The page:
ENTERTAINMENT/FILM/REVIEWS

A BLACK MAN’S REVIEW OF… “BANGKOK DANGEROUS”

BANGKOK DANGEROUS (R)

Biases: Smells fishy, but I’m still curious.

Players: Nicolas Cage, The Pang Brothers

Logline: Contract killer Joe (Cage) lives a solitary existence until he decides to take on one last job in Thailand, one that exposes him to acquiring a protege (Shahkrit Yamnarm) and a love interest (Charlie Yeung), thereby endangering his work.

“Bangkok: it’s corrupt, dirty, and dense.” It’s also the secondary lead in The Pang Brothers remake of their 1999 film of the same title. A dour, darkly lensed assassin’s how-to on the solitary lifestyle of contract killing, “Dangerous” offers no real moral message - just a fascinating faux-spose’ of a world we know little about. Without a single glimpse of blue sky - mirroring the blackened, morally compromised hearts of just about everyone involved - The Pang Brothers’ rare foray into English language cinema command this well done, sometimes thoughtful thriller with stylish brooding, like “Dark City” crossed with a “Bourne”-lite. It’s amazing that the Jason Richman (Swing Vote) script and the Pangs’ manipulative use of score (aren’t they all?) make you root for a hitman, amid action set pieces like a Floating Market motorcycle/speedboat chase. For a genre (action) that has seen it all, the Pang Brothers’ show an ingenuity that inspires this film beyond its late summer burn-off marketing, such as a creative use for a grenade that may surprise you.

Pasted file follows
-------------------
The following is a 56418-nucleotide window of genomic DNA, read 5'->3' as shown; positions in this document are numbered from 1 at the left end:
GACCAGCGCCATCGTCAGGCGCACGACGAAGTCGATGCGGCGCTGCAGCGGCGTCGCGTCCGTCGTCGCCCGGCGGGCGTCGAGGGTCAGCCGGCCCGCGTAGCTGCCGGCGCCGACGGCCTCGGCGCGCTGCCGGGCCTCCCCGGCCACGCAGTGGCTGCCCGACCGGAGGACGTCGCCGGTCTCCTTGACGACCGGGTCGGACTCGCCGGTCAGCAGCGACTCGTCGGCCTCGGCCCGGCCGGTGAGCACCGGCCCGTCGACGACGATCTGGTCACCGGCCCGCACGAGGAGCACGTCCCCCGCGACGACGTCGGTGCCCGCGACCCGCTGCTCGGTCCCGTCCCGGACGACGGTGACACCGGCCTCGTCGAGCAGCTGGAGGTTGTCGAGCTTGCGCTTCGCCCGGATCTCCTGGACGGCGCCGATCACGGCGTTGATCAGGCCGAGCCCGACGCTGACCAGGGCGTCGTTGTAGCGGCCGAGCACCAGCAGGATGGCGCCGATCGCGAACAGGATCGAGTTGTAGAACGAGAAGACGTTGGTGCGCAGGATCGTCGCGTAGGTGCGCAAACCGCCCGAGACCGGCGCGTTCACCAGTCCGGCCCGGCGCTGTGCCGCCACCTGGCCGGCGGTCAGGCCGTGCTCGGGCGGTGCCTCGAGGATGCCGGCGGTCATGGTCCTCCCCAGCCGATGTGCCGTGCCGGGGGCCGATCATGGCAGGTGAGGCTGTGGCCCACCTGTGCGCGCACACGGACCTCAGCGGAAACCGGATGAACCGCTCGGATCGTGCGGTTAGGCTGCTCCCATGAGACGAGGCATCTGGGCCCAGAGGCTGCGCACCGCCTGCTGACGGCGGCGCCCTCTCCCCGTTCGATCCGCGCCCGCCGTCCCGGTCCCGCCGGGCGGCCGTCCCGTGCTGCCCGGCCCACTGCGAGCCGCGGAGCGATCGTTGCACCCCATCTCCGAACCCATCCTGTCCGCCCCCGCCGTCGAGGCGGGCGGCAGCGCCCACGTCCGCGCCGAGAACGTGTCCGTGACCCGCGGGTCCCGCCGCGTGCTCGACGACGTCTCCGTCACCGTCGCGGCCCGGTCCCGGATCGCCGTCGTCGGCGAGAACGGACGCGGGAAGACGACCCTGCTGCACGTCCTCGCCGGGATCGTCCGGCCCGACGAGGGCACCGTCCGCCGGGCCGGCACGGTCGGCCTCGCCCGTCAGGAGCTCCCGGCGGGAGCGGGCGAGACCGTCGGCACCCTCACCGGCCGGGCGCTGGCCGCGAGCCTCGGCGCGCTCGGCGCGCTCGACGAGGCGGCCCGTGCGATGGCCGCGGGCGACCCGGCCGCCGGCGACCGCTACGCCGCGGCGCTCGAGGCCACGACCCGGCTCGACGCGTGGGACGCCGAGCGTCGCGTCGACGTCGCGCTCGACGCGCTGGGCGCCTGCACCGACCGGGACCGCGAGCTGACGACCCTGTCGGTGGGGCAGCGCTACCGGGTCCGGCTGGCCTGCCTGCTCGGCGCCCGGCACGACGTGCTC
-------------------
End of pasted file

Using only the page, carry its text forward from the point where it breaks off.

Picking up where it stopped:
Ah, and there’s Nic Cage. Here we have him at his most comically stoic, yet still with a glint of intrigue behind his eye. One moment you’re about to laugh him off the screen in his tight, black motorcycle pants, the next you’re drawn into his surprisingly chaste relationship with Yeung’s deaf-mute pharmacist. Their relationship - albeit a wordless one (a romance without words? Sounds like heaven!) - is so lightly done, you genuinely invest in its direction. Yeung’s almost REEL DEAL Crushable, with the brightest, most genuine smile I’ve seen all year; no wonder Joe falls for her. Whereas an obligatory romance is used to humanize a character, this one shows just how alienated from normal life/society Joe truly is. Same could be said of his uneasy mentorship with local pickpocket/do-boy Kong, charismatically played by Yamnarm, a fairly well-earned alliance for a savvy killing machine who trusts no one.

I will say this about “Bangkok Dangerous”: I was never bored. That’s saying a lot when you see about 300 movies a year. With its monochrome look, lack of Western-recognizable co-stars, and an anti-Hollywood ending, it’s no wonder this movie was dumped in the cinematic wasteland that is September. Once you get past another curious (re: disgusting), greasy Nicolas Cage hair choice, “Bangkok” is fun - if you like this sorta thing. Kind of like hummus - if you like Whole Foods.

@@@ REELS

(THREE REELS)

It’s pretty hot - go give it a shot.

UTC’s resident film critic Edwardo Jackson is the author of the novels EVER AFTER and NEVA HAFTA, (Villard/Random House), a writer for The 213 Magazine, and an Atlanta-based screenwriter. Visit his website at www.edwardojackson.com where his new novel I DO? is available now.


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